Africa voluntourism

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Voluntourism is thriving. The concept of volunteering while travelling has been gaining popularity over the last five to 10 years. Some experiences are free but many actually cost you a premium for the experience. The idea is to visit unusual and exotic places while becoming part of a community working alongside locals on projects.

Voluntourism in Africa is Thriving

Helping local people

The concept grew out of the days of volunteer religious missions or volunteering in a kibbutz in the 70’s. These days, it’s a source of income for local people and businesses in poorer countries. Foreign tourists pay for experiences they would never get at home.

Forget going on a holiday just to tick off the bucket list. By volunteering you become involved with local issues and get to experience a different life by personally interacting with cultures in a more authentic, grass roots way.

Leopard in the wild

There are those who worry that voluntourism has a negative impact on local communities, driven only by the increasing void between the “haves” and “have-nots”.

I’d suggest you try it and make your own mind up. Assess what it is you want to do and find out from others to be sure that your involvement is a win-win and not simply an opportunistic exploitation by operators cashing in on the voluntourism trend.

The concept is very popular with young people, from school students just finishing their last year or doing a gap year, to university students with long summer breaks (and wealthy parents!) to pay for their experience.

Voluntourism is for people of all ages

Voluntourism appeals to all ages

But voluntourism has an appeal to people of all ages and nationalities.

Language is no barrier as sign language, gestures and laughter work well. All you need is the willingness to get involved and work alongside others as a team for the benefit of whatever organisation you sign up for.

There are many companies who will arrange your trip for you and charge a premium to handle your airfares, insurance and volunteer placement. They offer peace of mind if you are a young inexperienced traveller with protective parents. But you can save money by approaching the organisations directly and make your own arrangements.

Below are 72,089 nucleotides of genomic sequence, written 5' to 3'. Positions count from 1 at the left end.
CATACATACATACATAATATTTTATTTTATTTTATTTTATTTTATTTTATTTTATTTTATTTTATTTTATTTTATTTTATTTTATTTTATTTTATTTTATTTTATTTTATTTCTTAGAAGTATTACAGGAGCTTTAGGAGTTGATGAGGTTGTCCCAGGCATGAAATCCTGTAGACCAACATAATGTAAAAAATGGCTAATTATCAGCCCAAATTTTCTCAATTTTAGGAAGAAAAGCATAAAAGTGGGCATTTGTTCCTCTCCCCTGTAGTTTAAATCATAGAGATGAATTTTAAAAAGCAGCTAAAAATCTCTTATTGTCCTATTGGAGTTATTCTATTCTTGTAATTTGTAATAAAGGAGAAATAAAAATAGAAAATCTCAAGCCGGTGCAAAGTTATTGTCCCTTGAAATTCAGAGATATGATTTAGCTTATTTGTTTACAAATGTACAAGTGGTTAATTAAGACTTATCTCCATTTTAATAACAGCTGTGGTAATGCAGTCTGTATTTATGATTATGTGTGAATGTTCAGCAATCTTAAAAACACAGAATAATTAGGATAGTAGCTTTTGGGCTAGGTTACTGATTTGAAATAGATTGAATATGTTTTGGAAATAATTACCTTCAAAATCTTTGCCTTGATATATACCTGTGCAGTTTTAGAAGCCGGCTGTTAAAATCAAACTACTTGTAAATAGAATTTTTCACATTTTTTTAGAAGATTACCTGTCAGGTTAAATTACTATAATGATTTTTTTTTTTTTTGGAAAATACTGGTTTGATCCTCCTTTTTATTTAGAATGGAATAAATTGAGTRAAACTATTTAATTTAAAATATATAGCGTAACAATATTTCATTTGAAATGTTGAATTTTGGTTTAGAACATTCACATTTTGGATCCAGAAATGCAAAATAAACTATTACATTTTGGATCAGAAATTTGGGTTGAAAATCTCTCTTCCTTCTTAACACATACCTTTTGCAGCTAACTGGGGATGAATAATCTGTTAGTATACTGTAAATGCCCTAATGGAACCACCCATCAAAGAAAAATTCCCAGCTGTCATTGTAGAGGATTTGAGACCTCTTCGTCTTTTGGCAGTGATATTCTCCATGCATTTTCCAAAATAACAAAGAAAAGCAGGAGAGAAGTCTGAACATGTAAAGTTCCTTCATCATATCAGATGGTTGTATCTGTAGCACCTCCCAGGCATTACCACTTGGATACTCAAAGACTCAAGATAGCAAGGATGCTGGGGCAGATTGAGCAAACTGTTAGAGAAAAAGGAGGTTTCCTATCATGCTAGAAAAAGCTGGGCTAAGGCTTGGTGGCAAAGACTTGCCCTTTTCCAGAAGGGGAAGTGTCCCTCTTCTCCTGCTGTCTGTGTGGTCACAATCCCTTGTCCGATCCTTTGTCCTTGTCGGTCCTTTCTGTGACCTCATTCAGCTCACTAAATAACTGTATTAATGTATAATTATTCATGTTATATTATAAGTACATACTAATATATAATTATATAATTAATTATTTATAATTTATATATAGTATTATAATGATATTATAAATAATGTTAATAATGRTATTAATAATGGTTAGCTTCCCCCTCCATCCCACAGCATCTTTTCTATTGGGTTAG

The savings can be directed at car hire, excursions and other options before and after your stint of volunteering.

Save thegorillas
Save thegorillas

A Google search brings up lots of opportunities, such as the rehabilitation of baboon and vervet monkeys in the Western Cape Province of South Africa to saving Cross River gorillas and chimpanzees in Cameroon.

Or perhaps working with wildlife and underprivileged children near Kruger Park in South Africa is more appealing to you? There are plenty of experiences to choose from.

Is voluntourism for you?

In August, 2014, my husband and I decided to experience two volunteer projects in Africa. This was a first for us and our time was limited by the amount of leave I could take as well as the cost for both of us to share the experience.

We visited Moholoholo Wildlife Rehabilitation Centre in Nr. Hoedspruit, South Africa and Kevin Richardson’s Lion Sanctuary in Nr Pretoria, South Africa.


Kevin Richardson’s Lion Sanctuary

The lesson we learnt is to be wary of how you organise your experience.

Talk to people, read blogs written by people recounting their own experiences. Trip Advisor can be useful. Contact the organisation or host directly and make sure you are happy that what you are paying for is what you expect.

There are unscrupulous organisers whose promises fall down drastically leaving volunteers disillusioned and giving voluntourism a bad reputation. Poor operators have dropped out of the system as they were more common in the early days of voluntourism, but word of mouth is gold.

Do your homework before you sign up, expect the unexpected and be prepared for WiFi, electricity, hot water or maybe not. Here are some voluntourism opportunities to check out.

Then go, get involved and enjoy!

Irene Isaacson travelled at her own expense.

Discover Africa

Africa voluntourism

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Irene Isaacson Tony Isaacson bio profile
While living the life on the Sunshine Coast in Queensland and actively volunteering with wildlife organisations in her spare time as a semi-retired medical doctor, Irene has travelled the world with her shark scuba diving husband, Tony Isaacson (aka DiveCareDare). Experiencing wonderful wildlife adventures as well as voluntourism, travel and nature photography has become her passion. She loves to share their experiences via Instagram and YouTube, in an effort to increase awareness and promote conservation. On a mission to make a difference, their shared motto is: "In the end, we conserve only what we love, we love only what we understand, and we understand only what we can learn." (adapted from Baba Dioum 1968)